4 Ways to Retrofit the Home for Safety and Comfort
A lot of people do not realize the fact that elderly people often find it quite inconvenient and uncomfortable to reside in a home that has not been retrofitted. Retrofitting is a word that you may or may not be familiar with. For those of you who are not sure of what it means, retrofitting is the task of making changes in the house which make it the ideal abode for our elderly loved ones. The idea here is to make the house safer and nicer for the senior citizens so that they do not experience any discomforts in their own home. A house that has not been retrofitted can make the life of an elderly person extremely difficult. This is because, as people age, their requirements change drastically. Not living in a retrofitted house can compel senior citizens to lose their independence and their dignity. The loss of independence and dignity can crush the morale of a senior citizen well beyond our imagination. No one wants our loved ones to feel suffocated, deprived, and isolated in their own homes.
If you are not sure of how retrofitting can be achieved in your home, you are advised to seek the counsel of experienced caregivers. They can provide a number of different suggestions, as they are familiar with how movement restrictions in a house can affect the mental and physical health of an elderly person. In fact, caregivers use their knowledge of a perfect retrofit to provide a wonderful service to their elderly clients. To help you out, we have compiled a short list of four ways a person can retrofit a home for the elderly:
1) Handle Bars or Grab Bars in the Bathroom
The bathroom is not exactly the safest place in the house for senior citizens. There have been several documented cases of senior citizens suffering severe injuries due to accidents that have occurred inside their bathrooms. One of the reasons why the bathroom can be regarded as an unsafe location for seniors is that the floor tends to get very slippery in there. This increases the risk of an elderly person losing their balance and falling on the floor of the bathroom. To avoid this problem, and to curb the risk of accidental injuries, you can install grab bars or handle bars inside the bathroom. You are advised to install handle bars specifically inside the shower, where the risk of falling is the greatest. The handle bars provide security for the elderly and peace of mind for everyone else in the family.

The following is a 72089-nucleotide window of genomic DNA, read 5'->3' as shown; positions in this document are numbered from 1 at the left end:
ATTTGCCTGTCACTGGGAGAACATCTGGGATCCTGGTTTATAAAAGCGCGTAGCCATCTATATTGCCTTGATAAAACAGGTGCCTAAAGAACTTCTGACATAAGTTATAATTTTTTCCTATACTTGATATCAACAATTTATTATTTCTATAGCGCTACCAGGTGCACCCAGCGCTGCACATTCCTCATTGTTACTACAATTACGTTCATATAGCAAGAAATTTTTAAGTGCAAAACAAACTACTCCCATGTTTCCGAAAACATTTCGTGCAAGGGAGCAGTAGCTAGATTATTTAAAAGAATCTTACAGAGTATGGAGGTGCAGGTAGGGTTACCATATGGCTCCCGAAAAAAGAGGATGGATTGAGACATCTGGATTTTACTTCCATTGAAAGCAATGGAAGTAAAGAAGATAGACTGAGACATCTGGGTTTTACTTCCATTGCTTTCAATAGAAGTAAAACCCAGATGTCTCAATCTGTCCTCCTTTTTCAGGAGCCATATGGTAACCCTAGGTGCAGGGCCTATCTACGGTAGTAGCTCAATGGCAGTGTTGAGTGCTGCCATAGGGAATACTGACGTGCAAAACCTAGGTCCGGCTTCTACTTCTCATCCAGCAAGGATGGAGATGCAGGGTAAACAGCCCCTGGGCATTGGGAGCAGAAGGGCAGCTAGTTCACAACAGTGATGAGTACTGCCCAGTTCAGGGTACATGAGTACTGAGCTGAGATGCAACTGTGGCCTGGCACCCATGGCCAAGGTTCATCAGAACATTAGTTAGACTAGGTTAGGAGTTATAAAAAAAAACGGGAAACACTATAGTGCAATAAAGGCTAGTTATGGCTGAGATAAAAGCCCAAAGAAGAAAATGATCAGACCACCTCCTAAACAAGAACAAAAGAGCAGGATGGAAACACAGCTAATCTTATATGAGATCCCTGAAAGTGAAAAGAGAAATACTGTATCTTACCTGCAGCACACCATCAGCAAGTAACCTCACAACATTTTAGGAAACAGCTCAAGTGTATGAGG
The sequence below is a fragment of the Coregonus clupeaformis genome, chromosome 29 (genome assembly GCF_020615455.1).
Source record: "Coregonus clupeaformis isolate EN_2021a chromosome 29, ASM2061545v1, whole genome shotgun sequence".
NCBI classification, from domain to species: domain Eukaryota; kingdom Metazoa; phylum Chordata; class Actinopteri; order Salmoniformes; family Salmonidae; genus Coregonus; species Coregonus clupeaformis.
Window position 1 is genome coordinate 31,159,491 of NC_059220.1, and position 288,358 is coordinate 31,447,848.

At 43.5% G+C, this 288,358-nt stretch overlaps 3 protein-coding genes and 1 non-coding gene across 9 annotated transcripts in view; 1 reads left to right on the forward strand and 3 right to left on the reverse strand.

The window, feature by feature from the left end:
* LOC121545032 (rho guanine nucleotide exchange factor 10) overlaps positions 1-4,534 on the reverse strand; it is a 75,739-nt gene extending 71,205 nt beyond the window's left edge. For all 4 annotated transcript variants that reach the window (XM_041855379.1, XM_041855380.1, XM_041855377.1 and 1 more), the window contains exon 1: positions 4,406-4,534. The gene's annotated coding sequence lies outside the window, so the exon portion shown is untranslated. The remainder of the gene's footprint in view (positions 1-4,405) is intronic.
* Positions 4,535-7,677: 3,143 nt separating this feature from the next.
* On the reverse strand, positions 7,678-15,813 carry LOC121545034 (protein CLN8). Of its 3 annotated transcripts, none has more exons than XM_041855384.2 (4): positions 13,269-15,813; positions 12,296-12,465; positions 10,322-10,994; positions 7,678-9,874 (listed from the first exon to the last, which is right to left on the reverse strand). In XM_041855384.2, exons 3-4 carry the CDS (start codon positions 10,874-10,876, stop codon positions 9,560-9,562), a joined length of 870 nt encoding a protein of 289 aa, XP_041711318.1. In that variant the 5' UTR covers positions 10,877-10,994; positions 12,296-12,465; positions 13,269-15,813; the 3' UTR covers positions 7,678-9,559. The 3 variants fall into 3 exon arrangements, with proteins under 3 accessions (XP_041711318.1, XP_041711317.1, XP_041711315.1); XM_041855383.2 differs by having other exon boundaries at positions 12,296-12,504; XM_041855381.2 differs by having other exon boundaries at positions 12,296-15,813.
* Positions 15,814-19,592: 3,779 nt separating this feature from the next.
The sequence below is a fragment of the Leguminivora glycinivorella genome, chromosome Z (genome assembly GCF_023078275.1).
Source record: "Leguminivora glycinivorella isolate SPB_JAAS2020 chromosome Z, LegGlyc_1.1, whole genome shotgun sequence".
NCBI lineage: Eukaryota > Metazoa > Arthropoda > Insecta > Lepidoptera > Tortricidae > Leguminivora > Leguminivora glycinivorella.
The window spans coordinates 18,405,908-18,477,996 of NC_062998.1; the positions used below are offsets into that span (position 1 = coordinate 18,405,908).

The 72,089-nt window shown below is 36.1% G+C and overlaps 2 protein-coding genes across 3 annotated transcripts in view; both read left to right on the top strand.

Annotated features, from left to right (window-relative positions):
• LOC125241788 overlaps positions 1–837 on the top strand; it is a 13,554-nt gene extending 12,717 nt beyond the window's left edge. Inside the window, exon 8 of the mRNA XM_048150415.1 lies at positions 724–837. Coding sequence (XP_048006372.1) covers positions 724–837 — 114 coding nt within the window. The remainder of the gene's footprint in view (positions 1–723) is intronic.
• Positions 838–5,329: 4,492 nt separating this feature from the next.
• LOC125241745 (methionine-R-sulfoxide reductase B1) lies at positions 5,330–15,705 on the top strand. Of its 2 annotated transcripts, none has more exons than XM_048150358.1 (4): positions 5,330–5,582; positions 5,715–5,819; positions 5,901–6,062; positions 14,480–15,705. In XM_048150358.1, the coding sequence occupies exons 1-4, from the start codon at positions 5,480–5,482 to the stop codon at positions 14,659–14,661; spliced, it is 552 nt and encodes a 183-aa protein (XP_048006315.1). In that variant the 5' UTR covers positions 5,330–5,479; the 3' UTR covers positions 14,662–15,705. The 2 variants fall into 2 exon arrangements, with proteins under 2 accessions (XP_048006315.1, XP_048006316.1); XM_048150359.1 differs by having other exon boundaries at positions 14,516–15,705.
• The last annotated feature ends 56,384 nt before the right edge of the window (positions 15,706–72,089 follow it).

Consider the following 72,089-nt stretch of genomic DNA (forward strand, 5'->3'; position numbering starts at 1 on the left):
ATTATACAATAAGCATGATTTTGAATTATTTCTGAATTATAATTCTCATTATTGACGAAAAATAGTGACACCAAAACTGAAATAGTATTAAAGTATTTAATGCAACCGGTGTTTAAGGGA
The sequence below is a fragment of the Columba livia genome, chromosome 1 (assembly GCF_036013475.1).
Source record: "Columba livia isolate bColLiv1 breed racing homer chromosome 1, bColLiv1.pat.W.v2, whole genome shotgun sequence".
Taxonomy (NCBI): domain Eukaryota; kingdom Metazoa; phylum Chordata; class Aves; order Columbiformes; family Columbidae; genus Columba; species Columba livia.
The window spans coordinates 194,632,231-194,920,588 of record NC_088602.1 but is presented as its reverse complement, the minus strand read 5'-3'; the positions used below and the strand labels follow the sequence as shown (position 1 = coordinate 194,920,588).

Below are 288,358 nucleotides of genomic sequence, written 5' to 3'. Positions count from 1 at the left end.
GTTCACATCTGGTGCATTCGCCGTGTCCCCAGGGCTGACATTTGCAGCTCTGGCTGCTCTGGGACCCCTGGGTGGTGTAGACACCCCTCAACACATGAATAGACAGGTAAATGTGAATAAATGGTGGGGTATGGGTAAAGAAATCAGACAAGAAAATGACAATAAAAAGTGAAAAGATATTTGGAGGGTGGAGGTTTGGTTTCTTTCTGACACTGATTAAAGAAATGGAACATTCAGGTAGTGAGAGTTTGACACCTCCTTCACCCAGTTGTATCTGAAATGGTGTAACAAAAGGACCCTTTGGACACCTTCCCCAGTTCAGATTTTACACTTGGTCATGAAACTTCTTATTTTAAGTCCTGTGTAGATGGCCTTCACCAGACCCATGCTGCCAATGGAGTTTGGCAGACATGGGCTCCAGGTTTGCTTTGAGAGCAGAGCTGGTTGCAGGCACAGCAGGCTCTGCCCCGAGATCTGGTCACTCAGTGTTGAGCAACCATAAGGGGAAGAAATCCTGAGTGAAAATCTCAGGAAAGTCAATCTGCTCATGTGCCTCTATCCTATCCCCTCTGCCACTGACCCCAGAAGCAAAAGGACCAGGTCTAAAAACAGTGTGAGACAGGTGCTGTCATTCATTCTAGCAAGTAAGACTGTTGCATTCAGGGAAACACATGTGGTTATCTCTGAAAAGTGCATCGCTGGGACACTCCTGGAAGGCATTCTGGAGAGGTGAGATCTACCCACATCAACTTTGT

2) Ramps and Lift Chairs
Ramps in place of stairs can be very convenient for elderly people who are living in multi-story houses. In fact, senior care professionals frequently suggest the idea of installing ramps, as they are well aware of the risk of injury involved in climbing the stairs. Climbing the stairs might seem like a piece of cake to you, but it is a daunting task for the elderly who have problems with mobility. If they continue to struggle climbing up the stairs, then they will eventually choose to avoid the stairs completely and stay confined within their rooms. This significantly reduces their daily movement, which can increase the risk of health complications. If replacing the stairs with ramps is not a viable option, then you can think about placing a lift chair on one side of the stairway. 3) Rearrangement
As the health problems pile on, senior citizens may find it difficult to make use of furniture in the same way as before. In certain cases, the furniture in the house could restrict their movement or get in the way of their needs. This is why it is necessary to rearrange the furniture all over the house, especially in spots where you find your loved ones the most. Cupboards, closets and rooms should be rearranged to accommodate current abilities and requirements. These simple changes can go a long way toward making your loved ones feel more independent and in control of their lives.
4) Improved Lighting
It is common for elderly people to have deteriorating vision as they age. In other words, their eyes become less competent at absorbing the surrounding light. This can put them at risk of falling down in hallways, stairways, and other locations inside the house where the loss of vision can prove to be costly. Accept help from a caregiver to come up with a better lighting solution for your home. You will require additional lighting and brighter light bulbs to retrofit the home..